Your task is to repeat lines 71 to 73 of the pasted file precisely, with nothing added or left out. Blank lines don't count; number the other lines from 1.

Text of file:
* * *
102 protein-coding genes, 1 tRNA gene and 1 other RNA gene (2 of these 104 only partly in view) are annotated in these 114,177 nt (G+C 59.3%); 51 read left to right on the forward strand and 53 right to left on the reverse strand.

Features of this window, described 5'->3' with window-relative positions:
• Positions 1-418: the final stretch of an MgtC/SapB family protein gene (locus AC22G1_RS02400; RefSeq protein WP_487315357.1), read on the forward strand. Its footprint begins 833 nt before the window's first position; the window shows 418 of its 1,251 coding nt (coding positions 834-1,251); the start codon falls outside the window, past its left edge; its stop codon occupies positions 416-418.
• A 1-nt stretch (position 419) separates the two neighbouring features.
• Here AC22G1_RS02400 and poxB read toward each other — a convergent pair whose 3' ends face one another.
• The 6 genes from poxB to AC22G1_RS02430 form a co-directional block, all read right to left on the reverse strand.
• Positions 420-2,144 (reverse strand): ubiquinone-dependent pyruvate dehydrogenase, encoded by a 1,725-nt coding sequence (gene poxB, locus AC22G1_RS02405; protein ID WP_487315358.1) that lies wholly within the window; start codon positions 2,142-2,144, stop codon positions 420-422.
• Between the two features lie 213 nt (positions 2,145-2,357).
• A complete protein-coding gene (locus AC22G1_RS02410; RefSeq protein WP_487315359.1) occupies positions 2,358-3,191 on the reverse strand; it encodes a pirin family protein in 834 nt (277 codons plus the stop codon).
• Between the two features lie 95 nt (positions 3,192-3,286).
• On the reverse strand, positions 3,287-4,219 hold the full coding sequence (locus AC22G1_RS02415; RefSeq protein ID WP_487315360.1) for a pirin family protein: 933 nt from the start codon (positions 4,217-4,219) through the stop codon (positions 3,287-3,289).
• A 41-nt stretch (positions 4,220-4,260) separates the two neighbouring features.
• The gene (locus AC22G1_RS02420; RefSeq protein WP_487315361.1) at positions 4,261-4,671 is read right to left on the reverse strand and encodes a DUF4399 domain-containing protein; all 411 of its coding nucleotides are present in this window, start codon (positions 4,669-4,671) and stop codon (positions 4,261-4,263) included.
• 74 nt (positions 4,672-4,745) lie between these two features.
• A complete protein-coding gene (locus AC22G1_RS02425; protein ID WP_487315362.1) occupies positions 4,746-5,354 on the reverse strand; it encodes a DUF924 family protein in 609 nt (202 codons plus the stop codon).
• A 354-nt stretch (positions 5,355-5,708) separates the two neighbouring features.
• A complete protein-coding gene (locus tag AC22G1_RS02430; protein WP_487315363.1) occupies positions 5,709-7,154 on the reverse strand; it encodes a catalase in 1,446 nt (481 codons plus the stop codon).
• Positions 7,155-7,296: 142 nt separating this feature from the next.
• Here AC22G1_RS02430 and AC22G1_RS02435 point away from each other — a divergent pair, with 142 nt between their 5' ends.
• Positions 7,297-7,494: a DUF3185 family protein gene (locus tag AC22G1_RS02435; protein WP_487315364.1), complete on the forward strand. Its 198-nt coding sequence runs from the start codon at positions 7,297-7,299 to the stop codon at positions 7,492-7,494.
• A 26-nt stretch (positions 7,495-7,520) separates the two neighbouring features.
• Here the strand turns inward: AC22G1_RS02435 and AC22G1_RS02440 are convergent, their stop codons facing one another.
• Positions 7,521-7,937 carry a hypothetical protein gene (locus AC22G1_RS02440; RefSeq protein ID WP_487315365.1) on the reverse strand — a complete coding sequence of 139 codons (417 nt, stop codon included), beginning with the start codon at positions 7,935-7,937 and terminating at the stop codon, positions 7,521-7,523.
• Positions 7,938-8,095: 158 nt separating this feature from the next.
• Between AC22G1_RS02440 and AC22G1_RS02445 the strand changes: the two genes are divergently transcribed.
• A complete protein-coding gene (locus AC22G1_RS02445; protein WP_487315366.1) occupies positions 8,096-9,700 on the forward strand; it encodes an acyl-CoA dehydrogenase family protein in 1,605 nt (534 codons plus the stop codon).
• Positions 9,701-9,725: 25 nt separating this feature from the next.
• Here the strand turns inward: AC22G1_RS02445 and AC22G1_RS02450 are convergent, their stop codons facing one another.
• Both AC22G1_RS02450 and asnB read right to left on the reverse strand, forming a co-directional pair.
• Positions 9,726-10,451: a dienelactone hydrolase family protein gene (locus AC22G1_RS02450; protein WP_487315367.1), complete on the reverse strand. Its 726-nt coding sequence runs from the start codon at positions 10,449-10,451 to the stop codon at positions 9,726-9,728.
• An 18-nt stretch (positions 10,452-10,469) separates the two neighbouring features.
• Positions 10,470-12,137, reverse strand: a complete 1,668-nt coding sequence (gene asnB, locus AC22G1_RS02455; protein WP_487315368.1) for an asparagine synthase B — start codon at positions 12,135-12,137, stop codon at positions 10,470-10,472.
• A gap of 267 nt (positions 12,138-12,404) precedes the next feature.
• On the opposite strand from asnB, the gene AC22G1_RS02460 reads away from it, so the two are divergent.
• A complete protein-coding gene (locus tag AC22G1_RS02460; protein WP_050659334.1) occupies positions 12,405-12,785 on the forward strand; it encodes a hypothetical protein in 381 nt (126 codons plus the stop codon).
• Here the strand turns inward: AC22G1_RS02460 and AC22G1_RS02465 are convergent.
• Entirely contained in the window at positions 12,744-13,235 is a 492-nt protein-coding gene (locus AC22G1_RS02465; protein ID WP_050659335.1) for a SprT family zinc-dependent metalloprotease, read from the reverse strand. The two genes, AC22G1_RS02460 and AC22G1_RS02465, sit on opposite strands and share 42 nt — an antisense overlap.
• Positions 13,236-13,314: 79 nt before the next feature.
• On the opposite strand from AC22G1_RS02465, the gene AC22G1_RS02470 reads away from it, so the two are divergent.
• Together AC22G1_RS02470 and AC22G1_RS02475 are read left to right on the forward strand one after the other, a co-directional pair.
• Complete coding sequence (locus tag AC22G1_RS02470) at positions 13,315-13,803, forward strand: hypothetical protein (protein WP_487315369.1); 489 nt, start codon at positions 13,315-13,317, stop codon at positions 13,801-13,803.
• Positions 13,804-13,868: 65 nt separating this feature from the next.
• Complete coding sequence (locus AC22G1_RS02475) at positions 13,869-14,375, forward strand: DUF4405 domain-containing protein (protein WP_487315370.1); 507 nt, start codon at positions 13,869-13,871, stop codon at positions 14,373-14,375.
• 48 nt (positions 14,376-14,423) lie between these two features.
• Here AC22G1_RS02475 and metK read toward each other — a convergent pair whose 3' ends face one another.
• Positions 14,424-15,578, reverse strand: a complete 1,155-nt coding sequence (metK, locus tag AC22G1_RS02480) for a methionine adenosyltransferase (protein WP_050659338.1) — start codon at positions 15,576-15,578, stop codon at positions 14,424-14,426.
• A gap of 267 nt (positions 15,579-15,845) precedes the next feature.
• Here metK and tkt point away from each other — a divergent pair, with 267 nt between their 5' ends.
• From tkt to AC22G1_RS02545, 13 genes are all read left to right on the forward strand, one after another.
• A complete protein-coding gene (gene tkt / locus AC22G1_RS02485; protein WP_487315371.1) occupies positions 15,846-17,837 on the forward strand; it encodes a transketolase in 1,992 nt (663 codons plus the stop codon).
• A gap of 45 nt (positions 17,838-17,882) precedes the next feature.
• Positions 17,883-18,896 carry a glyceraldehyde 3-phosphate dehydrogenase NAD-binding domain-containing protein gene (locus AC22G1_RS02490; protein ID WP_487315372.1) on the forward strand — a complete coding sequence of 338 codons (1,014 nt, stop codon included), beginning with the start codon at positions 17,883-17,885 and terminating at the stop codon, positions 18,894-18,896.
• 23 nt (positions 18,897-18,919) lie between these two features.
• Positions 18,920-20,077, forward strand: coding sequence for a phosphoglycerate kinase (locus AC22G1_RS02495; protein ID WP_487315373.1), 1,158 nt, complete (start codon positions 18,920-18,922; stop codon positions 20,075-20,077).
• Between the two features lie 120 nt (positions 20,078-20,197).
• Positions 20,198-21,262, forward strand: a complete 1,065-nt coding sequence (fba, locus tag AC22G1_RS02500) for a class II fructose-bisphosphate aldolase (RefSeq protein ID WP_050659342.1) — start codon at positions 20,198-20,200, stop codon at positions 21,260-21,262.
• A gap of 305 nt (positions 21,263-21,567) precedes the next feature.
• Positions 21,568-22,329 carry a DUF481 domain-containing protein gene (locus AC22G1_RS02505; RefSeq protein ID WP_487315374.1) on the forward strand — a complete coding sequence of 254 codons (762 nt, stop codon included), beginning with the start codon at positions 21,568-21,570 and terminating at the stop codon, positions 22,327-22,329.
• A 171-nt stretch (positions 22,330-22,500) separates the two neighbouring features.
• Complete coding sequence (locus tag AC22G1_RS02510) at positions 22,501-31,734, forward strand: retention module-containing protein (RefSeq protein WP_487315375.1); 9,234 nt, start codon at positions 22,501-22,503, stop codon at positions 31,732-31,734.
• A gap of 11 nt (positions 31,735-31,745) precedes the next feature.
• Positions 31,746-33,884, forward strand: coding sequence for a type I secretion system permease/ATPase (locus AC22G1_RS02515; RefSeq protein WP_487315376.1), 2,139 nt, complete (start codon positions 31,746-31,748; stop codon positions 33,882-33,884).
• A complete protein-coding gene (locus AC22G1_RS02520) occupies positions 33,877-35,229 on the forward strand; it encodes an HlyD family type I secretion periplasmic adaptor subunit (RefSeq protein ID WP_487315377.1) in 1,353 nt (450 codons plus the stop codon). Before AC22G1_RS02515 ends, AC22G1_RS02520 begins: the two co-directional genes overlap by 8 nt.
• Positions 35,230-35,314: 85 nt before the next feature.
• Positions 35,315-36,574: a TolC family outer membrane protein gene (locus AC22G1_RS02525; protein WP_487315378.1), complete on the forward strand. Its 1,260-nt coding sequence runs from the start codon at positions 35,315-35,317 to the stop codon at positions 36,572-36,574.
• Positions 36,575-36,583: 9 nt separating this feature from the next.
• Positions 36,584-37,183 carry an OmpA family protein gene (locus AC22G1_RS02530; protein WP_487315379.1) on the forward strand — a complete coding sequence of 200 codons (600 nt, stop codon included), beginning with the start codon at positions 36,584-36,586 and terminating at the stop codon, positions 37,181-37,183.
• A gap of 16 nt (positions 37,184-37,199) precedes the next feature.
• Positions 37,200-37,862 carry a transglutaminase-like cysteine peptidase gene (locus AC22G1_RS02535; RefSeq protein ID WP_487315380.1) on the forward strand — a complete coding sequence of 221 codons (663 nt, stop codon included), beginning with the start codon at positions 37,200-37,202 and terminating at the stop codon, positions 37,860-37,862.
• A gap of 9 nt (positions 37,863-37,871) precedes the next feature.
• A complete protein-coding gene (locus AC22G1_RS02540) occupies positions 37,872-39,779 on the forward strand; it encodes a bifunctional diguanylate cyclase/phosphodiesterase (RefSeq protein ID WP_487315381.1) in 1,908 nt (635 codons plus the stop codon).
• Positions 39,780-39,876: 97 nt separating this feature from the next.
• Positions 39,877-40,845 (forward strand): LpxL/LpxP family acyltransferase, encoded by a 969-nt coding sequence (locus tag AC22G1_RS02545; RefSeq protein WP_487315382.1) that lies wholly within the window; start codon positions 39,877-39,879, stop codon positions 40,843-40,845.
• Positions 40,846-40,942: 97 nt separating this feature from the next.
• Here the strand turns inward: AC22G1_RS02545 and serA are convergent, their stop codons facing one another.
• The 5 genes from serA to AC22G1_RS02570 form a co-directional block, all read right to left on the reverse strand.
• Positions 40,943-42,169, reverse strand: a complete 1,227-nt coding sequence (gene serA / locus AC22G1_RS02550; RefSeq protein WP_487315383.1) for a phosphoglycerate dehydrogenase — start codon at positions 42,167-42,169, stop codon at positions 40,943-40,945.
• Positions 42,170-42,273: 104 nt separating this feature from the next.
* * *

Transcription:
• A complete protein-coding gene (locus AC22G1_RS02540) occupies positions 37,872-39,779 on the forward strand; it encodes a bifunctional diguanylate cyclase/phosphodiesterase (RefSeq protein ID WP_487315381.1) in 1,908 nt (635 codons plus the stop codon).
• Positions 39,780-39,876: 97 nt separating this feature from the next.
• Positions 39,877-40,845 (forward strand): LpxL/LpxP family acyltransferase, encoded by a 969-nt coding sequence (locus tag AC22G1_RS02545; RefSeq protein WP_487315382.1) that lies wholly within the window; start codon positions 39,877-39,879, stop codon positions 40,843-40,845.